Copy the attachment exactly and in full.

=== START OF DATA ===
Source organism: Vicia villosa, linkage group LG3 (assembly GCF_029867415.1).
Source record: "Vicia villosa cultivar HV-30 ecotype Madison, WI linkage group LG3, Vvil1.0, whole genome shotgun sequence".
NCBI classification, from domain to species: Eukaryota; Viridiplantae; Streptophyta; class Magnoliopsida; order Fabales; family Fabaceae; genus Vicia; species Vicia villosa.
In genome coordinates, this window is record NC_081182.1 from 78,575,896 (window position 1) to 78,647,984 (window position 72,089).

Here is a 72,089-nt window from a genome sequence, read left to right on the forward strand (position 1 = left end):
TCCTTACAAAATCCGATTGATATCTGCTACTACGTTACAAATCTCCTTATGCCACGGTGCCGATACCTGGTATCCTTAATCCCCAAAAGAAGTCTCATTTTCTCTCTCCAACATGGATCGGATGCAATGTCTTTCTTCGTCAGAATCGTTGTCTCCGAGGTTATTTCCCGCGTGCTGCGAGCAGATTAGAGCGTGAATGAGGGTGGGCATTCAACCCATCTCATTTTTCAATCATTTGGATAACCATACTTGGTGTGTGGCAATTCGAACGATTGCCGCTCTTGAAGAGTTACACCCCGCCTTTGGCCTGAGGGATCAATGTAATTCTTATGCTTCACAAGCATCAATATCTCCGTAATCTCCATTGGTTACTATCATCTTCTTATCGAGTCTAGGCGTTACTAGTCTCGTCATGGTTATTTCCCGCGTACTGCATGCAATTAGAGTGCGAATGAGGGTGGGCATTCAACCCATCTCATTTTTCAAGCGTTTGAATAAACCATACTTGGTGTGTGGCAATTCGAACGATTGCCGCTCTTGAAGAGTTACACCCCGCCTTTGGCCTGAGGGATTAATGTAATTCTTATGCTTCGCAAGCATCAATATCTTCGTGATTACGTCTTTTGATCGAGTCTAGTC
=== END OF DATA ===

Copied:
Source organism: Vicia villosa, linkage group LG3 (assembly GCF_029867415.1).
Source record: "Vicia villosa cultivar HV-30 ecotype Madison, WI linkage group LG3, Vvil1.0, whole genome shotgun sequence".
NCBI classification, from domain to species: Eukaryota; Viridiplantae; Streptophyta; class Magnoliopsida; order Fabales; family Fabaceae; genus Vicia; species Vicia villosa.
In genome coordinates, this window is record NC_081182.1 from 78,575,896 (window position 1) to 78,647,984 (window position 72,089).

Here is a 72,089-nt window from a genome sequence, read left to right on the forward strand (position 1 = left end):
TCCTTACAAAATCCGATTGATATCTGCTACTACGTTACAAATCTCCTTATGCCACGGTGCCGATACCTGGTATCCTTAATCCCCAAAAGAAGTCTCATTTTCTCTCTCCAACATGGATCGGATGCAATGTCTTTCTTCGTCAGAATCGTTGTCTCCGAGGTTATTTCCCGCGTGCTGCGAGCAGATTAGAGCGTGAATGAGGGTGGGCATTCAACCCATCTCATTTTTCAATCATTTGGATAACCATACTTGGTGTGTGGCAATTCGAACGATTGCCGCTCTTGAAGAGTTACACCCCGCCTTTGGCCTGAGGGATCAATGTAATTCTTATGCTTCACAAGCATCAATATCTCCGTAATCTCCATTGGTTACTATCATCTTCTTATCGAGTCTAGGCGTTACTAGTCTCGTCATGGTTATTTCCCGCGTACTGCATGCAATTAGAGTGCGAATGAGGGTGGGCATTCAACCCATCTCATTTTTCAAGCGTTTGAATAAACCATACTTGGTGTGTGGCAATTCGAACGATTGCCGCTCTTGAAGAGTTACACCCCGCCTTTGGCCTGAGGGATTAATGTAATTCTTATGCTTCGCAAGCATCAATATCTTCGTGATTACGTCTTTTGATCGAGTCTAGTC